FOR IMMEDIATE RELEASE
TUESDAY, MAY 27, 2014
James Burnette Jr., director
NCDA&CS Structural Pest Control and Pesticides Division
N.C. Pesticide Board announces case settlements
RALEIGH − The N.C. Pesticide Board recently approved the following settlement agreements for individuals and companies in Beaufort, Caswell, Mecklenburg, Pitt and Wilson counties, Easley, S.C., Kingstree, S.C., and Pasadena, Texas.
- Charles G. Lewis and Greenwood Helicopters of Washington (Beaufort County) agreed to pay $1,050 for using a pesticide in a manner inconsistent with its labeling. Drift from an aerial pesticide application to timber owned by Weyerhauser damaged an adjacent cotton field.
- Timothy K. Weadon of Blanch (Caswell County) agreed to pay $800 for improperly disposing of pesticide containers. Weadon left 35 containers with liquid in them in a field he leased.
- Wepak Corp. of Charlotte agreed to pay $600 after its product, Wepak Lemon Disinfectant, was found to be ineffective against P. aeruginsoa, a bacterium it claimed to be effective against. A stop-sale order was issued by the N.C. Department of Agriculture and Consumer Services’ Structural Pest Control and Pesticides division on July 18, 2013.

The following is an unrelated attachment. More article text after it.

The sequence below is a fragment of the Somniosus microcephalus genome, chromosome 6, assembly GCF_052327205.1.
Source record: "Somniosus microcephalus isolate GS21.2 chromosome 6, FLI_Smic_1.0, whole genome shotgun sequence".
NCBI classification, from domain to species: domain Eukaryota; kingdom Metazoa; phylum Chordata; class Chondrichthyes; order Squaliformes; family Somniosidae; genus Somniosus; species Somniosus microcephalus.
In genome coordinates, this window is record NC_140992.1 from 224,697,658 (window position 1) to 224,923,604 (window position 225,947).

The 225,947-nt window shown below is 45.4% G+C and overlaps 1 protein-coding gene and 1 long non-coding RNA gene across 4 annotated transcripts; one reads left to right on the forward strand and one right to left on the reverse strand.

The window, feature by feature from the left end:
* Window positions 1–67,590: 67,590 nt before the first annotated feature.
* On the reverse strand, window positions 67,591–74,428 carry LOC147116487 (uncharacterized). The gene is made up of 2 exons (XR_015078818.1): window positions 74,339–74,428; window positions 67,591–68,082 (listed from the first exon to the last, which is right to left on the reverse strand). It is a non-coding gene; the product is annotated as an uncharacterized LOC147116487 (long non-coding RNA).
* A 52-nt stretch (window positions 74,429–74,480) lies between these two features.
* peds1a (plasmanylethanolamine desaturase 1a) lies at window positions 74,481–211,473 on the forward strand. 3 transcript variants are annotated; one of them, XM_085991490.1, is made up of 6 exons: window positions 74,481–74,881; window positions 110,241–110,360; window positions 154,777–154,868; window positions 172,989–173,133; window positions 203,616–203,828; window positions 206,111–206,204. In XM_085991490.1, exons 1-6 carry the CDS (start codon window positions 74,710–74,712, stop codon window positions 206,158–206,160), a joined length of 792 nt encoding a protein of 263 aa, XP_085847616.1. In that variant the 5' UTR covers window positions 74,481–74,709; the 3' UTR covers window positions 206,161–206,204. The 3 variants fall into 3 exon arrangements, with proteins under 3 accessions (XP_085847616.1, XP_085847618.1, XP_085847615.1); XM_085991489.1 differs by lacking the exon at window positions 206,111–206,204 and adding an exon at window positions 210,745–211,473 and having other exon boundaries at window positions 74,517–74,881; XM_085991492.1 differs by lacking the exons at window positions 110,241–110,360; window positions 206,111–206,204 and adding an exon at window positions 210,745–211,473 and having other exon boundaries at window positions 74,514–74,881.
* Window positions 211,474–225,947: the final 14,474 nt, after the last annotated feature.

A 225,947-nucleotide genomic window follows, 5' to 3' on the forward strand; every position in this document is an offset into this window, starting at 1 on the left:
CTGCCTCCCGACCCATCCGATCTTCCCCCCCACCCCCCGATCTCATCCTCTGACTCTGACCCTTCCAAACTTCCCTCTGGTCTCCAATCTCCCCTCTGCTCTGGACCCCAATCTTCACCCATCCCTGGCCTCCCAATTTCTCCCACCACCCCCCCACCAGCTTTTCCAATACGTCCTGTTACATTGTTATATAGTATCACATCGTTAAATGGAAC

- Charles H. Wainwright of Winterville (Pitt) agreed to pay $650 for using pesticide in a manner inconsistent with its labeling. Drift from an application of Gramoxone Inteon used in Wainwright’s soybean field damaged a river birch tree in an adjacent yard.
- Daniel O’Dell, manager at Berry Family Nurseries in Sims (Wilson County), agreed to pay $1,100 for violating Worker Protection Standards. Workers at the nursery were not provided specific information or given adequate notice about pesticide applications, and access was not restricted as required by the pesticide labeling.
- Salvador Estrada, Jr. of Easley, S.C., agreed to pay $1,000 for violating the Worker Protection Standards by failing to properly train his workers and for not completing a site-specific fumigation plan as required by the pesticide label. The violation was the result of a pesticide application to a tomato field he leases in Fletcher.
- Dirk Frommann of Kingstree, S.C., agreed to pay $1, 200 for using an unlicensed aircraft for pesticide applications and for not submitting written records within 72 hours after an application.
- Control Solutions Inc. of Pasedena, Texas, agreed to pay $600 because two batches of its product, Martin’s Horse & Stable Multi-Use Insecticide & Repellent Spray RTU, were deficient in its active ingredient, permethrin, a widely used insecticide. Stop-sale orders of this product were issued by the NCDA&CS Structural Pest Control and Pesticides Division on Oct. 13, 2013, and Jan. 6, 2014.